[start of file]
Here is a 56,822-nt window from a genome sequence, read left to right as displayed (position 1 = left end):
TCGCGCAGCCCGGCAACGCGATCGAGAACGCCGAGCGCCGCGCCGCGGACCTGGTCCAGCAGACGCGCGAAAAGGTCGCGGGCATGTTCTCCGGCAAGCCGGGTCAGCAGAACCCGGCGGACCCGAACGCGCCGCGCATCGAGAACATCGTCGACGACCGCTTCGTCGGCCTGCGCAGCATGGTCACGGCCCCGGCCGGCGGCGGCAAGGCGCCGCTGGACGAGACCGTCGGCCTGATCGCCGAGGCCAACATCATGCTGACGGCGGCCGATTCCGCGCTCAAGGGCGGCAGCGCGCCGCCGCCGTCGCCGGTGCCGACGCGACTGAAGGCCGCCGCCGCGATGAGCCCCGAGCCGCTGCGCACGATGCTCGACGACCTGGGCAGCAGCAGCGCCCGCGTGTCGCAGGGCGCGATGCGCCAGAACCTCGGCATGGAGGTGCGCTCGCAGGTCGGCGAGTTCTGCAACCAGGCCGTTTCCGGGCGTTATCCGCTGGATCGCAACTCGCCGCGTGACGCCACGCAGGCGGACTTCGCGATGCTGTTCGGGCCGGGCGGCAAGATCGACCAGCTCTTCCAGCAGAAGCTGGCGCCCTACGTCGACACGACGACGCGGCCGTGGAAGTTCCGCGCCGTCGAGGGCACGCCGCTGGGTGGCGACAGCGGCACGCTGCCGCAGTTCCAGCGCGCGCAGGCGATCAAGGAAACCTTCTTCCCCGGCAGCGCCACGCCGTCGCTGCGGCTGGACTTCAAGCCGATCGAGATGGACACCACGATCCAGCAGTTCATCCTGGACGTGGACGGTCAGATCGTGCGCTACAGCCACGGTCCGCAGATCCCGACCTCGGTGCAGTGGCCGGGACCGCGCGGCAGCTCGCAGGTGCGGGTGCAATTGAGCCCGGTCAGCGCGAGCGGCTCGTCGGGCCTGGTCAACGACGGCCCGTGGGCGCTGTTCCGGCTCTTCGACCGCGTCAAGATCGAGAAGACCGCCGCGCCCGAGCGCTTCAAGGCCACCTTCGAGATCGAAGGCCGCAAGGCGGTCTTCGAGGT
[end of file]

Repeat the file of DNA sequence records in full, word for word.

Here is a 56,822-nt window from a genome sequence, read left to right as displayed (position 1 = left end):
TCGCGCAGCCCGGCAACGCGATCGAGAACGCCGAGCGCCGCGCCGCGGACCTGGTCCAGCAGACGCGCGAAAAGGTCGCGGGCATGTTCTCCGGCAAGCCGGGTCAGCAGAACCCGGCGGACCCGAACGCGCCGCGCATCGAGAACATCGTCGACGACCGCTTCGTCGGCCTGCGCAGCATGGTCACGGCCCCGGCCGGCGGCGGCAAGGCGCCGCTGGACGAGACCGTCGGCCTGATCGCCGAGGCCAACATCATGCTGACGGCGGCCGATTCCGCGCTCAAGGGCGGCAGCGCGCCGCCGCCGTCGCCGGTGCCGACGCGACTGAAGGCCGCCGCCGCGATGAGCCCCGAGCCGCTGCGCACGATGCTCGACGACCTGGGCAGCAGCAGCGCCCGCGTGTCGCAGGGCGCGATGCGCCAGAACCTCGGCATGGAGGTGCGCTCGCAGGTCGGCGAGTTCTGCAACCAGGCCGTTTCCGGGCGTTATCCGCTGGATCGCAACTCGCCGCGTGACGCCACGCAGGCGGACTTCGCGATGCTGTTCGGGCCGGGCGGCAAGATCGACCAGCTCTTCCAGCAGAAGCTGGCGCCCTACGTCGACACGACGACGCGGCCGTGGAAGTTCCGCGCCGTCGAGGGCACGCCGCTGGGTGGCGACAGCGGCACGCTGCCGCAGTTCCAGCGCGCGCAGGCGATCAAGGAAACCTTCTTCCCCGGCAGCGCCACGCCGTCGCTGCGGCTGGACTTCAAGCCGATCGAGATGGACACCACGATCCAGCAGTTCATCCTGGACGTGGACGGTCAGATCGTGCGCTACAGCCACGGTCCGCAGATCCCGACCTCGGTGCAGTGGCCGGGACCGCGCGGCAGCTCGCAGGTGCGGGTGCAATTGAGCCCGGTCAGCGCGAGCGGCTCGTCGGGCCTGGTCAACGACGGCCCGTGGGCGCTGTTCCGGCTCTTCGACCGCGTCAAGATCGAGAAGACCGCCGCGCCCGAGCGCTTCAAGGCCACCTTCGAGATCGAAGGCCGCAAGGCGGTCTTCGAGGT